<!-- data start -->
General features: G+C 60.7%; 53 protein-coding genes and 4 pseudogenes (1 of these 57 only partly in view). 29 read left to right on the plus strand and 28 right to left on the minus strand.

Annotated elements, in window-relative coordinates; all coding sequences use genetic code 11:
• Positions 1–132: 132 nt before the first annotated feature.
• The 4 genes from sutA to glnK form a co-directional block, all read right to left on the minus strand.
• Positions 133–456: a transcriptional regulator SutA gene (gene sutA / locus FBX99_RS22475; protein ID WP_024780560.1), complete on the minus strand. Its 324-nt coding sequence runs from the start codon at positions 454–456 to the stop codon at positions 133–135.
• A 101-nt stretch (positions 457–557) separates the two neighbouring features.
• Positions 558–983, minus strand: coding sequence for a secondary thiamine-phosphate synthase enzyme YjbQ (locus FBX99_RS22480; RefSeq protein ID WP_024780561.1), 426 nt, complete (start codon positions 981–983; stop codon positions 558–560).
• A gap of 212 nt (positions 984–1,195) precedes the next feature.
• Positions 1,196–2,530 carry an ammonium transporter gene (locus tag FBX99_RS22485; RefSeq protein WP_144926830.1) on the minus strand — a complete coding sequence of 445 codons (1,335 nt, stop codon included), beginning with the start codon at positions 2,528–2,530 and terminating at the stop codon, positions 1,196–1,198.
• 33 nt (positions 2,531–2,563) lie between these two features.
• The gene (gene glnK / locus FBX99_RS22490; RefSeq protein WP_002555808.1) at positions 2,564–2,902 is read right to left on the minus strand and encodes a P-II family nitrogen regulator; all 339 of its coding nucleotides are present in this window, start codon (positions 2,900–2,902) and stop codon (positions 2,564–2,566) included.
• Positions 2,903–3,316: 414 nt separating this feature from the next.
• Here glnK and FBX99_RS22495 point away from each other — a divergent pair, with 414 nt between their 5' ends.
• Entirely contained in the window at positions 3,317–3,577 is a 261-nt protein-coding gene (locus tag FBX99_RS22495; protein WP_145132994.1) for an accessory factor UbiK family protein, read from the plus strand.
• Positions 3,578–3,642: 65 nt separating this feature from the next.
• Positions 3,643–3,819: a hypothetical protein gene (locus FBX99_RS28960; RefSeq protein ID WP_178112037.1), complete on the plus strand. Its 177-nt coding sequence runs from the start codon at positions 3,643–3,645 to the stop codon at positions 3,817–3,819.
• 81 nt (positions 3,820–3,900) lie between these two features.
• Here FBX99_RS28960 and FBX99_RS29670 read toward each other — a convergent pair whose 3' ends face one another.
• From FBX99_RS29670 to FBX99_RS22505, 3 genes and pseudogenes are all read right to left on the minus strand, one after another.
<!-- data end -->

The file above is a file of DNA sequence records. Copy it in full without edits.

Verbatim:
General features: G+C 60.7%; 53 protein-coding genes and 4 pseudogenes (1 of these 57 only partly in view). 29 read left to right on the plus strand and 28 right to left on the minus strand.

Annotated elements, in window-relative coordinates; all coding sequences use genetic code 11:
• Positions 1–132: 132 nt before the first annotated feature.
• The 4 genes from sutA to glnK form a co-directional block, all read right to left on the minus strand.
• Positions 133–456: a transcriptional regulator SutA gene (gene sutA / locus FBX99_RS22475; protein ID WP_024780560.1), complete on the minus strand. Its 324-nt coding sequence runs from the start codon at positions 454–456 to the stop codon at positions 133–135.
• A 101-nt stretch (positions 457–557) separates the two neighbouring features.
• Positions 558–983, minus strand: coding sequence for a secondary thiamine-phosphate synthase enzyme YjbQ (locus FBX99_RS22480; RefSeq protein ID WP_024780561.1), 426 nt, complete (start codon positions 981–983; stop codon positions 558–560).
• A gap of 212 nt (positions 984–1,195) precedes the next feature.
• Positions 1,196–2,530 carry an ammonium transporter gene (locus tag FBX99_RS22485; RefSeq protein WP_144926830.1) on the minus strand — a complete coding sequence of 445 codons (1,335 nt, stop codon included), beginning with the start codon at positions 2,528–2,530 and terminating at the stop codon, positions 1,196–1,198.
• 33 nt (positions 2,531–2,563) lie between these two features.
• The gene (gene glnK / locus FBX99_RS22490; RefSeq protein WP_002555808.1) at positions 2,564–2,902 is read right to left on the minus strand and encodes a P-II family nitrogen regulator; all 339 of its coding nucleotides are present in this window, start codon (positions 2,900–2,902) and stop codon (positions 2,564–2,566) included.
• Positions 2,903–3,316: 414 nt separating this feature from the next.
• Here glnK and FBX99_RS22495 point away from each other — a divergent pair, with 414 nt between their 5' ends.
• Entirely contained in the window at positions 3,317–3,577 is a 261-nt protein-coding gene (locus tag FBX99_RS22495; protein WP_145132994.1) for an accessory factor UbiK family protein, read from the plus strand.
• Positions 3,578–3,642: 65 nt separating this feature from the next.
• Positions 3,643–3,819: a hypothetical protein gene (locus FBX99_RS28960; RefSeq protein ID WP_178112037.1), complete on the plus strand. Its 177-nt coding sequence runs from the start codon at positions 3,643–3,645 to the stop codon at positions 3,817–3,819.
• 81 nt (positions 3,820–3,900) lie between these two features.
• Here FBX99_RS28960 and FBX99_RS29670 read toward each other — a convergent pair whose 3' ends face one another.
• From FBX99_RS29670 to FBX99_RS22505, 3 genes and pseudogenes are all read right to left on the minus strand, one after another.